Destination, or the journey? In travel, it is often hard put to distinguish between the two.
When I went to Bundi in Rajasthan a fortnight ago, I had no clue that merely 30 kilometres south of the town were 101 sites of prehistoric rock art painted 15,000 years ago. They were discovered by a one Mr. Kukkiji in 1997, who was to take me to the sites himself. What I knew less of was the charms of the paintings’ backdrop—the caves lined tranquil wide rivers, on whose lush shores the Bhil, an Indian Adivasi tribal had made their homes.
Suspended in time, the Bhil lives are not much different from their ancestors who lived here before them—millennia old cultures and rituals live on untouched in their everyday routines. In perfect harmony, and distinct in form and style, meanwhile, are the nomadic Rabari herders, draped in dazzling colours and jewels.
Throw in the warmth of these indigenous people, Savannah grasslands devoid of modern plastic, and the chirping of birds the only sound for miles, the journey becomes as mesmerising as the rock shelters of primordial man and woman in north-west India.
A photo essay on my journey and destination on a day of travel in Bundi. 🙂
Traffic jam on the way to Gararda, my destination, 35 kilometres away from Bundi. Gararda falls midway in the prehistoric site.
Lunch at a tea-stall in Namana village. One of the most mouth-watering kachodis I have ever ever had in my entire life!
Almost like a painting. A Bhil woman with her laundry on the shores of the Chambal River tributary.
The chilled-out life. ❤
Tucked away on the insides of the caves hemming the tributary of the Chambal River are 101 sites filled with rock paintings, spanning a distance of 30 kilometres from Bijolia to Banki.
Painted in mineral colours, the rock paintings are 15,000 years old.
With deer, bison, and humans prodding their domestic animals on, they provide a vivid picture of daily life during the Mesolithic period.
The view that many a prehistoric man and woman would have looked out at from their homes.
The rock paintings of Bundi are strikingly similar, in content and technique, to those found in other Mesolithic cultures. It leads one to question if these cultures were perhaps in contact with each other across disparate continents.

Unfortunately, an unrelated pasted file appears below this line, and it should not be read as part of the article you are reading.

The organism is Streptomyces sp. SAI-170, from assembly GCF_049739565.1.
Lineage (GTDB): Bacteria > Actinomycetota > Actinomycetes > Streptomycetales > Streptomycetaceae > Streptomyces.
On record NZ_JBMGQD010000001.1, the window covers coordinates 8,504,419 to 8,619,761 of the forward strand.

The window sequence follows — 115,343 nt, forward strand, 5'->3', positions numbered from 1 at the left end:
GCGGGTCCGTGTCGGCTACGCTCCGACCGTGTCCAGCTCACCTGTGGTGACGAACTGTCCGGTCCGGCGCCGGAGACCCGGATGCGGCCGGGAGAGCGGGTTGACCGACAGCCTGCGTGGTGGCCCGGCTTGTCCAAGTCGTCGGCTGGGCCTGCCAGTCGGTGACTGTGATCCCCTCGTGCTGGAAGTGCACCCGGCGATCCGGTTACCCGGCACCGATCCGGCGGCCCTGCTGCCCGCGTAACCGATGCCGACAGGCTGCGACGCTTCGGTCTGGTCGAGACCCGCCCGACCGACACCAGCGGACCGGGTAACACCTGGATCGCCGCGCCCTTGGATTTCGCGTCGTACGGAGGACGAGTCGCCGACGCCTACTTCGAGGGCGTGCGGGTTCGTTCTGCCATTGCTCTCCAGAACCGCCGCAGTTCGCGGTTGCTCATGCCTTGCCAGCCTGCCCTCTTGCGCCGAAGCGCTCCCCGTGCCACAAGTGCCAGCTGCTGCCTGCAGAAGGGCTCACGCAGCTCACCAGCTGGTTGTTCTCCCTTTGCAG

Splash. I thought these two young men were paddling over the surface of the water. They were in fact walking over a low dam that stretched across the river.
Digital India in the Savannah grasslands of rural India. A Rabari nomadic herder with his sheep. Yup, he is on his cell-phone negotiating business deals. I went close enough to overhear. 😀
Happiness. Not the best of pictures because of the lighting, but god, the sheer joy on the faces of these Bhil children! The two in the beige shirts go to the local government school. The rest don’t.
And lastly, the Rabari woman I had tea with on my way back. Isn’t she beautiful?
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- Guide: Kukkiji at Kukki’s World. His passion and knowledge of Bundi’s history and heritage is unmatched. Cell no. +91 98 2840 4527.
- Staying there: I stayed at Hotel Bundi Haveli, a 300-year-old haveli converted into a hotel, through makemytrip.com. The rooms are gorgeous, the food in the in-house restaurant delicious, and the staff get my 5 stars for professionalism and warmth.
- Getting to Bundi: I took the train from Delhi to Kotah, and a local bus from Kotah to Bundi.
- Getting around: Auto rickshaws are plentiful. The city itself, however, is tiny enough to explore on foot. For the excursions, I was ferried around on Kukkiji’s motorbike.